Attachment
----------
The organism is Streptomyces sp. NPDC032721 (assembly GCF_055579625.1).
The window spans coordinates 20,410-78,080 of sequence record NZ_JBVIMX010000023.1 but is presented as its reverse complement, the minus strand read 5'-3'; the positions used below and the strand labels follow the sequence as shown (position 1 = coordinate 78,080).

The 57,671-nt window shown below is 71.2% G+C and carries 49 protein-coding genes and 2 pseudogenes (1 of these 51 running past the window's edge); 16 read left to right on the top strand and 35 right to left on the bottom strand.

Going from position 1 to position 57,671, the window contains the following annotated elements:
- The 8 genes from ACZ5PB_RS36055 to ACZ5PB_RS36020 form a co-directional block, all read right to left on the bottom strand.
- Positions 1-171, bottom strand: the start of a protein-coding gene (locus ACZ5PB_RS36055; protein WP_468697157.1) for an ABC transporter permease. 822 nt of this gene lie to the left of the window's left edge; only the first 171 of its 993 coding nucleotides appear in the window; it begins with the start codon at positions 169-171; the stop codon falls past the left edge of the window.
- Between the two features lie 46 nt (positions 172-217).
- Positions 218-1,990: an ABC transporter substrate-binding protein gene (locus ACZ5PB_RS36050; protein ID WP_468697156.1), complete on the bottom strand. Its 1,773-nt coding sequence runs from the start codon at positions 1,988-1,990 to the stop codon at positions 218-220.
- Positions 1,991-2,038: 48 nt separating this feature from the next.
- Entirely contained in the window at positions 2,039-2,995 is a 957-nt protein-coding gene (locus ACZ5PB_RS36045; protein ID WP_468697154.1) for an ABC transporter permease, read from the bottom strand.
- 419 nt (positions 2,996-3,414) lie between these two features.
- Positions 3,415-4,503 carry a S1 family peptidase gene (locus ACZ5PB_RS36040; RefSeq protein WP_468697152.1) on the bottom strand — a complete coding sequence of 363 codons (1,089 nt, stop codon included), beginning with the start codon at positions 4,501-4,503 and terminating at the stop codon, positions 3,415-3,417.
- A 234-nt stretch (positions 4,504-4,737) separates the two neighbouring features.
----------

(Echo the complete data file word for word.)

The organism is Streptomyces sp. NPDC032721 (assembly GCF_055579625.1).
The window spans coordinates 20,410-78,080 of sequence record NZ_JBVIMX010000023.1 but is presented as its reverse complement, the minus strand read 5'-3'; the positions used below and the strand labels follow the sequence as shown (position 1 = coordinate 78,080).

The 57,671-nt window shown below is 71.2% G+C and carries 49 protein-coding genes and 2 pseudogenes (1 of these 51 running past the window's edge); 16 read left to right on the top strand and 35 right to left on the bottom strand.

Going from position 1 to position 57,671, the window contains the following annotated elements:
- The 8 genes from ACZ5PB_RS36055 to ACZ5PB_RS36020 form a co-directional block, all read right to left on the bottom strand.
- Positions 1-171, bottom strand: the start of a protein-coding gene (locus ACZ5PB_RS36055; protein WP_468697157.1) for an ABC transporter permease. 822 nt of this gene lie to the left of the window's left edge; only the first 171 of its 993 coding nucleotides appear in the window; it begins with the start codon at positions 169-171; the stop codon falls past the left edge of the window.
- Between the two features lie 46 nt (positions 172-217).
- Positions 218-1,990: an ABC transporter substrate-binding protein gene (locus ACZ5PB_RS36050; protein ID WP_468697156.1), complete on the bottom strand. Its 1,773-nt coding sequence runs from the start codon at positions 1,988-1,990 to the stop codon at positions 218-220.
- Positions 1,991-2,038: 48 nt separating this feature from the next.
- Entirely contained in the window at positions 2,039-2,995 is a 957-nt protein-coding gene (locus ACZ5PB_RS36045; protein ID WP_468697154.1) for an ABC transporter permease, read from the bottom strand.
- 419 nt (positions 2,996-3,414) lie between these two features.
- Positions 3,415-4,503 carry a S1 family peptidase gene (locus ACZ5PB_RS36040; RefSeq protein WP_468697152.1) on the bottom strand — a complete coding sequence of 363 codons (1,089 nt, stop codon included), beginning with the start codon at positions 4,501-4,503 and terminating at the stop codon, positions 3,415-3,417.
- A 234-nt stretch (positions 4,504-4,737) separates the two neighbouring features.